Jason Victor Serinus

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Jason Victor Serinus  |  May 01, 2014  |  0 comments
I don't want to wax biblical here, but in Stereophile's world of show reports, the last shall be first, and the first, last. Thus we begin our coverage of the final day with the last system I auditioned at AXPONA 2014. Welcome to Goerner Communications' room on the Westin O'Hare's third floor.
Jason Victor Serinus  |  Mar 12, 2012  |  0 comments
Although Misty Ellis' atmospherically lit room was a challenge to photograph, the sound this company from Columbus, OH put together from a big-bucks system headed by the Audio Power Labs 833TNT 200W transformer-coupled monoblocks ($175,000/pair), Tidal Audio Contriva Diacera SE floorstanding speakers ($58,190/pair in piano black, $64,190/pair in African Pyramid Mahogany as shown), and Laufer Teknik The Memory Player 64 ($24,600) was as tantalizing and satisfying as its visuals. Initially marred by an exaggerated midrange and treble resonances, everything improved immensely when Tidal dealer Doug White, the extremely conscious proprietor of The Voice That Is in Newtown Square (Philadelphia), PA, removed the preamp responsible for the imbalance.
Jason Victor Serinus  |  Oct 17, 2010  |  6 comments
The Audio Alternative had a number of rooms on the 9th floor of the Denver Marriott Tech Center Tower, the largest of which boasted an impressive set-up. Audio Research Corporation's Anniversary Edition Reference Preamplifier ($24,995), Reference 210 amplifiers ($19,900/pair), Reference Phono 2 ($11,995), Reference CD8 ($9995) and DAC 8 ($4995) were dancing with Vandersteen 7 speakers ($45,000/pair); Linn LP12 turntable, Ekos SE tone arm and Lyra Titan cartridge ($24,000 total); AudioQuest Wild Blue Yonder XLR interconnects ($16,800 for 26'). Wildwood speaker cables ($11,600 for 8'), NRG WBY AC power cords ($4400 for 12'), and WBY XLR interconnects ($4200 for 3'); and Harmonic Resolution Systems SXR 1921 isolation stand ($4995), M3X 2123 isolation base ($2895), and R1-1921 ($1095). (Whew!) The room was full of people making too much noise; the sound loud (there was no choice), impressively big and solid. Short of blowing a whistle, there was nothing I could do except collect literature and promise myself that at the next show, I'll finally get a chance to hear the Vandersteen 7s that received raves at the 2010 CES.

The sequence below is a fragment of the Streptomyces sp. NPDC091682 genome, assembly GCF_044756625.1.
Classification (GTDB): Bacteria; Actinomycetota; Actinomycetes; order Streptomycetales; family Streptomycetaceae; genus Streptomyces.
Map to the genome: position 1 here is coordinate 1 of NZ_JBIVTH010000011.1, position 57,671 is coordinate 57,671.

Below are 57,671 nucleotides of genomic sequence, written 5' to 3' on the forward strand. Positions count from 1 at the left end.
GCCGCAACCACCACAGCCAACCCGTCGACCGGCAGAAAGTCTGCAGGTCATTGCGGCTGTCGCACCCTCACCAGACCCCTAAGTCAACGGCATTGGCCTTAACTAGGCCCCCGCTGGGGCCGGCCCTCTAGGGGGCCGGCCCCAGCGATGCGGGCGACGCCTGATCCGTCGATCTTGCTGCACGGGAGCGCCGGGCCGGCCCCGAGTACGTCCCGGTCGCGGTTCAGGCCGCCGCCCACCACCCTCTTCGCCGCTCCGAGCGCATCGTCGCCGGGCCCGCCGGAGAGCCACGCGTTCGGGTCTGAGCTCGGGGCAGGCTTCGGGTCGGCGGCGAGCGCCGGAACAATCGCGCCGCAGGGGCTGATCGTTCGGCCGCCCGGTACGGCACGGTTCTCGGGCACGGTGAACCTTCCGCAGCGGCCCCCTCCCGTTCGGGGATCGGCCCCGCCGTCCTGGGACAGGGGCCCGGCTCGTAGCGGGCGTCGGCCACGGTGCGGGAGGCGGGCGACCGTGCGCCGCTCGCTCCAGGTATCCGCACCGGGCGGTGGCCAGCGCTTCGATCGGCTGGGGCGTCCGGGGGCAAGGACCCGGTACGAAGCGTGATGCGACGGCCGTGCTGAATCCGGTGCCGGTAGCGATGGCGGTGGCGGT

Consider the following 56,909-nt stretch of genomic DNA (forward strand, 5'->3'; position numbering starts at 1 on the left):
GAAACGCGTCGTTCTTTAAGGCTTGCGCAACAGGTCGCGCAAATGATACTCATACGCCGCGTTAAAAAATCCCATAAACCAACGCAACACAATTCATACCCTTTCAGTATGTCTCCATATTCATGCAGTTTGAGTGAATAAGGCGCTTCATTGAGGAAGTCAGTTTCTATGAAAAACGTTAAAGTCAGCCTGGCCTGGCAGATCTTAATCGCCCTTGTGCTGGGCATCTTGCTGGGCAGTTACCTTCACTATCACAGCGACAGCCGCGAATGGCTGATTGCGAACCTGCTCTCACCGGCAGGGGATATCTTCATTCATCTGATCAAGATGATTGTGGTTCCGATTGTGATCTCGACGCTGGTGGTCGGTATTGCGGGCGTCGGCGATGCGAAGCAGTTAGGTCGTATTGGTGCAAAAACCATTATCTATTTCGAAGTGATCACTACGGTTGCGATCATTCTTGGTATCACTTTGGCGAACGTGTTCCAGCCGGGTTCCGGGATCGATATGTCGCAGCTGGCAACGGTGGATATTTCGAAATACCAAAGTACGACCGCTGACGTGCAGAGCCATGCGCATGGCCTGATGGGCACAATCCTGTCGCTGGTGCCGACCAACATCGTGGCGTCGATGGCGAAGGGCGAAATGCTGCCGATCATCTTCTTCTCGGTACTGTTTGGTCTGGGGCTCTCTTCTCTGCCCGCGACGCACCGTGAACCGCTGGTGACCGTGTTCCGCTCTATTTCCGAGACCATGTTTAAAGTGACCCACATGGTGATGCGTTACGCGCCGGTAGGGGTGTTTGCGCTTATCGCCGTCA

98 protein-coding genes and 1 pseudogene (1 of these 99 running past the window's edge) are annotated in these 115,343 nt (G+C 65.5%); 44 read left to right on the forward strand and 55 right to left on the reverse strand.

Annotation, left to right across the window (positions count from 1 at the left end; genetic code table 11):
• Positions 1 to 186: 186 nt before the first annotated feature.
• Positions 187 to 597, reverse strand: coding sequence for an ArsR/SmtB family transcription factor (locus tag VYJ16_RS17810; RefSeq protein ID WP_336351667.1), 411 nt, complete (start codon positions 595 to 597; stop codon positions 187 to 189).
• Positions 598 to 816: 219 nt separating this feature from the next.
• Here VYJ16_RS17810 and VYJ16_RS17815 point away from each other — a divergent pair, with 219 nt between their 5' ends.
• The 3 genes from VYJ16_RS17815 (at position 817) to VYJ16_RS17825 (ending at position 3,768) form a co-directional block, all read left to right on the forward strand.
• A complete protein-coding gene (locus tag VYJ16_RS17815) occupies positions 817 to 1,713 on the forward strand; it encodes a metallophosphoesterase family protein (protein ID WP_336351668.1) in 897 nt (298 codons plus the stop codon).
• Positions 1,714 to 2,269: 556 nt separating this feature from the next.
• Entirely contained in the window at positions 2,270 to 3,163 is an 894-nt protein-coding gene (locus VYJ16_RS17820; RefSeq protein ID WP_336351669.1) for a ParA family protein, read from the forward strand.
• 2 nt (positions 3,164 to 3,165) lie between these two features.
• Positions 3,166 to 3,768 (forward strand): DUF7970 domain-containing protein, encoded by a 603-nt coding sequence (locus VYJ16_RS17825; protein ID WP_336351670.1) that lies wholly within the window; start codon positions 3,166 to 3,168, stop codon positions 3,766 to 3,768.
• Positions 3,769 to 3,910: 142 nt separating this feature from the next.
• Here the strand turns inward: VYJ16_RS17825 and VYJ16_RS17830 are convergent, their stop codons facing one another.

Jason Victor Serinus  |  Jan 15, 2014  |  0 comments
Audio Research's new SP20 tube stereo preamplifier ($9000) combines a full-function linestage and phono stage, and includes a hi-resolution tube-driven headphone output, touchscreen control, remote control, and both balanced and single-ended inputs and outputs. The front panel echoes the Minnesotan company's fabled SP3 preamps from the 1970s. Listening to the company's first preamp in 20 years to include both a linestage and phonostage via Sonus faber Olympica III loudspeakers, I heard both the classic Audio Research midrange and a fast response that served bebop extremely well. Bob Reina is working on an SP20 review for Stereophile.
Jason Victor Serinus  |  Oct 20, 2012  |  3 comments
It was great to again encounter Silverline’s flagship Grand Bolero loudspeaker ($35,000/pair), displayed by Scot Markwell of Southern California’s Audio Summa. Together with Kuzma’s Stagi S NSE 12" w/TVA tower and Crystal Cable Silver ($2950) and Stabi SD in brass w/external power supply ($3700); BEL’s 1001 Mk.IV amplifier (NFS); and Furutech’s Lineflux RCA interconnects ($2704/1.2m pair), Speakerflux speaker cables ($3645/2m pair), and Powerflux power cords ($3007/1.8m each), the system produced admirable full-range sound.
Jason Victor Serinus  |  Jun 06, 2013  |  1 comments